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Tens of thousands of reference drugs and toxins for laboratories were illegally shipped to China in a multi-million-dollar scheme involving a U.S. university research employee and students, the Department of Justice (DOJ) recently announced.

Pen Yu, also known as Ben Yu, a U.S. citizen residing in Gibsonton, Florida, fraudulently purchased deeply discounted biochemical products from MilliporeSigma between July 2016 and May 2023, according to U.S. prosecutors. MilliporeSigma is a subsidiary of Germany-based Merck KGaA.

According to court documents, the biochemical products included analytical standards of cocaine, fentanyl, morphine, MDMA, amphetamine, methamphetamine, oxycodone, codeine, and ketamine. Analytical standards are substances that are used to calibrate scientific or medical instruments.

To make his scheme work. Mr. Yu enlisted the help of Gregory Muñoz, a MilliporeSigma sales representative. Hence, Mr. Yu was able to falsely present himself as someone affiliated with a biolab at a Florida university and have the items he ordered sent to the university’s laboratory stockroom. Subsequently, a stockroom employee diverted the purchased products back to Mr. Yu.

The stockroom employee was not named in court documents.

Mr. Yu, who the prosecutors called the “ringleader” of the scheme, then repackaged the products and shipped them to China using falsified export documents, the DOJ said in a May 22 press release.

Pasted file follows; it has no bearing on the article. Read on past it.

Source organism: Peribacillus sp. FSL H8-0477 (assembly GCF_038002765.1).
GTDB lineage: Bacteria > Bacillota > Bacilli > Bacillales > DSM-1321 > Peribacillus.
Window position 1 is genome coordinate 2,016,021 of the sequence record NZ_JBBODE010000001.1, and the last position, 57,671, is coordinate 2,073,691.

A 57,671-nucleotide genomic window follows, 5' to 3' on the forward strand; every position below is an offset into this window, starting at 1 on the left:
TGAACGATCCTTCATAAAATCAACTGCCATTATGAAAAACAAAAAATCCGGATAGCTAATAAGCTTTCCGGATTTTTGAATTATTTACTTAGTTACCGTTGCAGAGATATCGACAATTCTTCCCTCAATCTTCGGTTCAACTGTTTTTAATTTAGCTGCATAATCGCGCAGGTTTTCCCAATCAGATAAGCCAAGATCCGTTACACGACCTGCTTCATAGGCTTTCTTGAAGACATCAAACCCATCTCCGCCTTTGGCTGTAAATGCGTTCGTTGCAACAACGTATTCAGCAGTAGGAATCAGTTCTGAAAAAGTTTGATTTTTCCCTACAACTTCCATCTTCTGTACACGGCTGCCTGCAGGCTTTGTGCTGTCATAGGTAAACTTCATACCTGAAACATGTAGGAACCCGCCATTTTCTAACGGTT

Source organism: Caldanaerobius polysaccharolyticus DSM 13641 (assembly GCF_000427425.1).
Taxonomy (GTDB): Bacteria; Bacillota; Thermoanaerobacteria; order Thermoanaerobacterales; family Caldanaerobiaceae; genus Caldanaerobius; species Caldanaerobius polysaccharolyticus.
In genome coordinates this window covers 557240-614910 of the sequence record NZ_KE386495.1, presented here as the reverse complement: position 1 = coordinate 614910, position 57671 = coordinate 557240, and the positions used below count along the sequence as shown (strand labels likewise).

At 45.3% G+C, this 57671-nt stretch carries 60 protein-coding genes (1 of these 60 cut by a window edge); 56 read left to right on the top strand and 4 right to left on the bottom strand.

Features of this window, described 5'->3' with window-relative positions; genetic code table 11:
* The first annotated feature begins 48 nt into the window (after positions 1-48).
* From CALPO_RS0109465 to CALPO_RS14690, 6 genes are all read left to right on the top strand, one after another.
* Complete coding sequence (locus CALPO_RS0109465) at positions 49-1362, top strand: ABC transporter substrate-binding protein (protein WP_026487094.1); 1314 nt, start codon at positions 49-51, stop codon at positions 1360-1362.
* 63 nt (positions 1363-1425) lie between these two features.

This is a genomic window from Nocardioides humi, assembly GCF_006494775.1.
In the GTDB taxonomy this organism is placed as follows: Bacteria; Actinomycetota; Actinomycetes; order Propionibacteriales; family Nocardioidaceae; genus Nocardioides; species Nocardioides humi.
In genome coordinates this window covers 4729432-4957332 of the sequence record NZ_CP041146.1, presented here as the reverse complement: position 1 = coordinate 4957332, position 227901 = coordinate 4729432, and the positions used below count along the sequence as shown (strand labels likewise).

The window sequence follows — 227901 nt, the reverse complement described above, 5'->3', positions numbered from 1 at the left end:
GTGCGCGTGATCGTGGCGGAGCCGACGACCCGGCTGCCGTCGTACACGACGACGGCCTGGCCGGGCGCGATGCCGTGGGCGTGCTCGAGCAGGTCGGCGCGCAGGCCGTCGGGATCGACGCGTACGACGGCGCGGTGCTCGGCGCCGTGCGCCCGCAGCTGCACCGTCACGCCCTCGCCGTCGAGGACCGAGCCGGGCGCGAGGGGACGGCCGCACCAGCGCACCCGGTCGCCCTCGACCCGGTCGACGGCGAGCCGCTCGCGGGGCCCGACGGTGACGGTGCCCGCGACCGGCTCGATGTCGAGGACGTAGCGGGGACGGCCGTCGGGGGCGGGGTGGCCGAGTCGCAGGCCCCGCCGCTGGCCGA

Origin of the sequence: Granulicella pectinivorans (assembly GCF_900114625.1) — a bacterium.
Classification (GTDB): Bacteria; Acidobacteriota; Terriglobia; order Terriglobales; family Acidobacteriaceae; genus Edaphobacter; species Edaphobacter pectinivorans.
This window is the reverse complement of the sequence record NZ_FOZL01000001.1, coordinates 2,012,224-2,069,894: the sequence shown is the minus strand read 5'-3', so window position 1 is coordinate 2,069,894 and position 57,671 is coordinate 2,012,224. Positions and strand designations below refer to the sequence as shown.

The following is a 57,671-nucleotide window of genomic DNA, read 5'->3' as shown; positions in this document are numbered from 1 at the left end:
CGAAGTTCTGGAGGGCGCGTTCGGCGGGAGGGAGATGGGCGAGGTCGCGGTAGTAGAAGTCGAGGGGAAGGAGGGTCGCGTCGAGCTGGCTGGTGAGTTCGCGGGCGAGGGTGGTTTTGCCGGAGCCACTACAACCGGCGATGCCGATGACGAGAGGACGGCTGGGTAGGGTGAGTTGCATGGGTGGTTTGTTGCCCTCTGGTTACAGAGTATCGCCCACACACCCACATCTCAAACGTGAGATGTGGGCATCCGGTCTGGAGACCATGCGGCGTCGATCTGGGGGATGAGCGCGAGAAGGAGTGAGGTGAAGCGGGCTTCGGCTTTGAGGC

Mr. Yu obtained from MilliporeSigma more than $4.9 million in discounts and other benefits, such as free shipping, that weren’t available to regular customers. Mr. Yu also gave Mr. Muñoz more than $100,000 in gift cards for facilitating these translations, according to court documents.

Mr. Yu and Mr. Muñoz have pleaded guilty to one count of wire fraud conspiracy for their roles in the scheme, according to the court documents. The DOJ said it won’t bring charges against MilliporeSigma because the company “offered exceptional cooperation to the prosecution team.”

“Faking an affiliation with an academic research lab to obtain controlled biochemical materials, and then sending those materials to China, is not only wrong, but illegal,” said Assistant Secretary for Export Enforcement Matthew S. Axelrod in a statement.

“Today’s announcement provides yet another fact pattern for universities to beware of—the misuse of academic institutions by outsiders who seek to obscure the actual customer of controlled items,” he added.

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Co-Conspirators

Mr. Yu was paid more than $100,000 by his “one or more co-conspirators” in China for his efforts, according to court documents. In emails sent to Mr. Muñoz, Mr. Yu referred to his co-conspirators as his “boss.”

The laboratory stockroom employee who took part in Mr. Yu’s scheme was a U.S. citizen residing in Gainesville, Florida, according to court documents.

To deceive MilliporeSigma, Mr. Yu and Mr. Muñoz used the email addresses and names of two researchers who had already left the university to place orders without their knowledge or authorization, according to court documents. Additionally, the two defendants paid students from the University of Florida—among them a Chinese national named “Leticia”—to use their emails to place orders with MilliporeSigma.

Zheng “Leticia” Nongnong was named as a co-conspirator in Mr. Yu’s scheme, according to the university’s WUFT media, and she placed over 60 orders under Mr. Yu’s direction in 2023. An order she placed in March last year included purified noncontagious proteins of cholera toxin and pertussis toxin.

Ms. Zheng is also president of the school’s Chinese Students and Scholars Association (CSSA).

CSSAs are known to be an integral part of China’s “united front work,” which the House Select Committee on the Chinese Communist Party (CCP) has warned about its influence operations in the United States.

The Epoch Times reached out to the University of Florida for comment.